Blog Cabin 2012: Preserving Character

As DIY Network’s design-build team modernizes this circa-1884 cape, care will be taken to retain the building’s 19th-century New England charm.


Make no mistake, Blog Cabin 2012 is a complete gut remodel, meaning the crew will demolish and remove virtually every existing element within the walls of the structure, from the kitchen and bathrooms to doors, windows, plaster and trim. Doing so will enable the team to modernize the insulation and mechanicals and carve out open, airy living spaces. While most elements are marked for demolition, certain features will be preserved — or reimagined. After all, the whole point of renovating this historic structure, versus tearing it down and building something new in its place, is to preserve the property’s Mid-Coast Maine character. “The idea is to be respectful of the house’s past,” says Knickerbocker Group architectural designer Kim Tuttle. “We want its history to show through.”

Updating your own historic gem? The renovation of Blog Cabin 2012 provides five valuable remodeling lessons for any homeowner trying to decide what original elements of an older home to preserve.

Focus on the Facade

A home’s defining feature is its facade, the face it presents to the world. Preserving the front exterior is job one in maintaining a home’s charm. Minor adjustments will be made to the Blog Cabin 2012 facade, and where the needs of the remodel make that impractical, alternations will be subtle. For example, when the front entrance is relocated to provide access from the driveway directly into a mudroom, new windows will be installed in the vicinity of the old front doors to re-create the focal point.

Save Unique Features

At Blog Cabin 2012, construction manager Marcus Golding salvaged the interior trim, two pendant-style chandeliers and the butler’s pantry cabinet doors, even though he wasn’t yet sure how or if he’d reuse them. Marcus also recommends saving claw-foot tubs and all eye-catching features. “Then you have the option of reusing them — or you can always donate items to a ReStore, a used-building-parts reseller, for a tax write-off.” A word to the wise? Remove interesting architectural elements before a demo begins, or ask the crew to pull them out for you, says Marcus. Many contractors are unaccustomed to salvaging house parts, so be clear and firm from the start.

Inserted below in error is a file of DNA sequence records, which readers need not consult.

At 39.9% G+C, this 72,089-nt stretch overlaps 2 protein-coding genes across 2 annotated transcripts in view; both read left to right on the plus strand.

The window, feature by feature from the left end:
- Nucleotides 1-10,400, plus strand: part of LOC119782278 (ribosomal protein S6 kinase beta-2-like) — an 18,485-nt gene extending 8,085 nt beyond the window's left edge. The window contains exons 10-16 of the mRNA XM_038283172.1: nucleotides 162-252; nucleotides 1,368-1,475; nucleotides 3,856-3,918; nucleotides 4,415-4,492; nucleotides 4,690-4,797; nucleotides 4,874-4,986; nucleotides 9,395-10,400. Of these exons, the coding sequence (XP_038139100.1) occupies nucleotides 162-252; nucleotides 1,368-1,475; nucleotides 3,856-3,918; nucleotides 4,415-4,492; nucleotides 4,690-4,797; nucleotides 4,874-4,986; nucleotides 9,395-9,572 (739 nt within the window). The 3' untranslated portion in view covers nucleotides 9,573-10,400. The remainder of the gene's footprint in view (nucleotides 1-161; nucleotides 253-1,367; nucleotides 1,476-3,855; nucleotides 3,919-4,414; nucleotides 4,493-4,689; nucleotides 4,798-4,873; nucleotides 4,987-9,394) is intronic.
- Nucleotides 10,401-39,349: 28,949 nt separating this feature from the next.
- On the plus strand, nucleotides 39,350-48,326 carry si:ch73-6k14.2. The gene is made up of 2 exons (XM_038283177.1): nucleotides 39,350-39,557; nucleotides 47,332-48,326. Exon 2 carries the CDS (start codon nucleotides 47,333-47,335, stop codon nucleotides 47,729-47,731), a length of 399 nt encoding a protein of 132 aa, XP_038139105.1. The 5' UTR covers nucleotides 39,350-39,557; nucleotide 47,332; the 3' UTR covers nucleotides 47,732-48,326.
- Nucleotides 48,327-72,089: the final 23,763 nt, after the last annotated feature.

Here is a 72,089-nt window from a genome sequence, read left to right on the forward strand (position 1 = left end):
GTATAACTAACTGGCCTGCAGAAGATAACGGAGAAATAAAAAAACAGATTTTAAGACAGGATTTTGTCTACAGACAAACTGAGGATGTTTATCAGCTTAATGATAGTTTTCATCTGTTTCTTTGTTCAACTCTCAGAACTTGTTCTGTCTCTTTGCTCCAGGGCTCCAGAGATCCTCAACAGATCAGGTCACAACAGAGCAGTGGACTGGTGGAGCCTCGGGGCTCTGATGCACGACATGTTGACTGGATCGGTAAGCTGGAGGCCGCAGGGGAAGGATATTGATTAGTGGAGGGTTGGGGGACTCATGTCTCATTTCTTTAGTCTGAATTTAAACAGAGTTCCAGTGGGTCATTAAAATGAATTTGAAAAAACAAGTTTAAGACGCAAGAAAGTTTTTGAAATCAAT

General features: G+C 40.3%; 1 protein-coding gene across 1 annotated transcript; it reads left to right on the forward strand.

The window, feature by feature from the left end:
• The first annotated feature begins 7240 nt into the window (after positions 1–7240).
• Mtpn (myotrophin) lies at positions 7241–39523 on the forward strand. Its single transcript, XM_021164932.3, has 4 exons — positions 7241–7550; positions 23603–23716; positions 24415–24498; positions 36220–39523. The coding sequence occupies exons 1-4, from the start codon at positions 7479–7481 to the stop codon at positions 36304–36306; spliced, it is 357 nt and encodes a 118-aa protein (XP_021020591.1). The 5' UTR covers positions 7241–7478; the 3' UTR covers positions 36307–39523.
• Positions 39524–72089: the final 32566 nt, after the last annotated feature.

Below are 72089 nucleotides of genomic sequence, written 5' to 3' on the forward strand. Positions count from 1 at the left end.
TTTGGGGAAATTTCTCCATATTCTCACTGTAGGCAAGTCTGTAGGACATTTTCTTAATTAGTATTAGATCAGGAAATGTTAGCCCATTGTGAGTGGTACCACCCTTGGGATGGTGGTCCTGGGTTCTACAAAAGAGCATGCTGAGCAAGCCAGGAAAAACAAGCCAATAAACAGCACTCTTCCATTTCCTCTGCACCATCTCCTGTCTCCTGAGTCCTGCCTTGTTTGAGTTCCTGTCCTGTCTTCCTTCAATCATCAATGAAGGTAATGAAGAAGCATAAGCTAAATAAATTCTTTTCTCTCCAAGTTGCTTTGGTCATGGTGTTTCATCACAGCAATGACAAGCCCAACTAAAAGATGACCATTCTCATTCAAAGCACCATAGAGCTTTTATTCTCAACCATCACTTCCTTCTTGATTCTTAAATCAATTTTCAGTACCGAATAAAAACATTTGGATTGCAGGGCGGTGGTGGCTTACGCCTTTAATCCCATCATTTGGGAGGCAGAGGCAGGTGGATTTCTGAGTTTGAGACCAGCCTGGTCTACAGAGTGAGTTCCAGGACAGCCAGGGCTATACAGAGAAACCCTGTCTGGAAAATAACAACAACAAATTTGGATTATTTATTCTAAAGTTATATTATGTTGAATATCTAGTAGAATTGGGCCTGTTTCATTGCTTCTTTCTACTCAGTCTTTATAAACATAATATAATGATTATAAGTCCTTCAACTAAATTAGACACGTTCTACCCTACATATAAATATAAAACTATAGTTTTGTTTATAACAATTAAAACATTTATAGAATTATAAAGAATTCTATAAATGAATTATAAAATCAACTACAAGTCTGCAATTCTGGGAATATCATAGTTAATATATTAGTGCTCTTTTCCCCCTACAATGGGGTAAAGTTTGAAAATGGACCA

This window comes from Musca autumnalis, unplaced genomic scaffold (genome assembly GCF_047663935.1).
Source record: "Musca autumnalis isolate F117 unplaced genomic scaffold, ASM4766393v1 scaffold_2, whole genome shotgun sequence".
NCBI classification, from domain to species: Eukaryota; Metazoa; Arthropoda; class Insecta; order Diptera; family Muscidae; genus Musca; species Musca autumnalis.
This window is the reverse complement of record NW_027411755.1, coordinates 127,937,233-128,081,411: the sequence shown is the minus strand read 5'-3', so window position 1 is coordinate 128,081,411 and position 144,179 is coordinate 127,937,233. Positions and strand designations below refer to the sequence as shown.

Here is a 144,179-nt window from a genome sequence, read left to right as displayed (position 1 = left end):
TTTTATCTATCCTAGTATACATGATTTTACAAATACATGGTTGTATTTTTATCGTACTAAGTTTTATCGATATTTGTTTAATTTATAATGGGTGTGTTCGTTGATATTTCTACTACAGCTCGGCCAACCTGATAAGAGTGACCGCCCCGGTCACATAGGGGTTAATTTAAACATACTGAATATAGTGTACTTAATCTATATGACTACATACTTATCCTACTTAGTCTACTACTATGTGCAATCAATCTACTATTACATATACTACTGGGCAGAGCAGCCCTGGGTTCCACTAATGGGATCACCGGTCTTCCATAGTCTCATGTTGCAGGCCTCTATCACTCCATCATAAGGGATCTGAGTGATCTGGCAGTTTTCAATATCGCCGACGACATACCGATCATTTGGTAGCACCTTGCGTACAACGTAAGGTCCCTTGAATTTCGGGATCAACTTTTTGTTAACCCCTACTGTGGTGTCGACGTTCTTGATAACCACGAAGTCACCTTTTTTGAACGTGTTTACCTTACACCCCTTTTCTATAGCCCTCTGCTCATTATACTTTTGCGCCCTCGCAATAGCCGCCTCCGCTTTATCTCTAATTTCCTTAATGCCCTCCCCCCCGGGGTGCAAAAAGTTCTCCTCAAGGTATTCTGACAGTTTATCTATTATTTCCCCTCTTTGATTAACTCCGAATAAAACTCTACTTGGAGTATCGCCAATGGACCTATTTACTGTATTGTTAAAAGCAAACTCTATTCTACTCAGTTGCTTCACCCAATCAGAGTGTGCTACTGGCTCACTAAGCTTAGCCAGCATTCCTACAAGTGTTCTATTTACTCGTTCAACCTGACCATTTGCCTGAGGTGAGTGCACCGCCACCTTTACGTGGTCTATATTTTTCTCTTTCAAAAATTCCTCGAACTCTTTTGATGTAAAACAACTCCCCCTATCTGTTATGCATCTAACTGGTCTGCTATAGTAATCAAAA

Match the Trim

For a large remodeling project like Blog Cabin, a woodshop can easily match the profile of original trim and woodwork. In this instance, re-creating trim is less labor intensive (and therefore more cost effective) than salvaging original material, since many more linear feet will be required than can be mined from just one room. But for a small job (a room remodel, for instance), salvaging trim is often the most economical way to ensure that the finished job matches other interior spaces.

Mimic What Cannot Be Salvaged

Not everything is salvageable. Built-in cabinetry, paneling and flooring probably won’t survive even the most careful attempts to dismantle and reinstall them. Other items, like exterior doors, windows and faucets are generally too inefficient to make reinstallation worthwhile. And with the exception of those claw-foot beauties, old plumbing fixtures — even charming ones — rarely stand up well to reuse. So snap some pictures of your home’s finest details, and replace items with new, similarly styled products. Blog Cabin 2012, for instance, will be updated with new energy-efficient 6-over-1 windows, designed to capture the charm and character of original windows.

Creatively Repurpose

Blog Cabin’s original dual front entry doors are moving indoors, where they will serve as the entrance to the master bedroom suite. The corbels and shelf over the original entry — quintessential details from the period — will be installed on an interior wall as a faux mantelpiece. And a quirky six-pane picture window from the old shed will become an interior window between the library and family room. “These are conversation pieces,” says Kim. “They help to tell the story of the house — not as a historic museum exhibit but as an organic and evolving home.”

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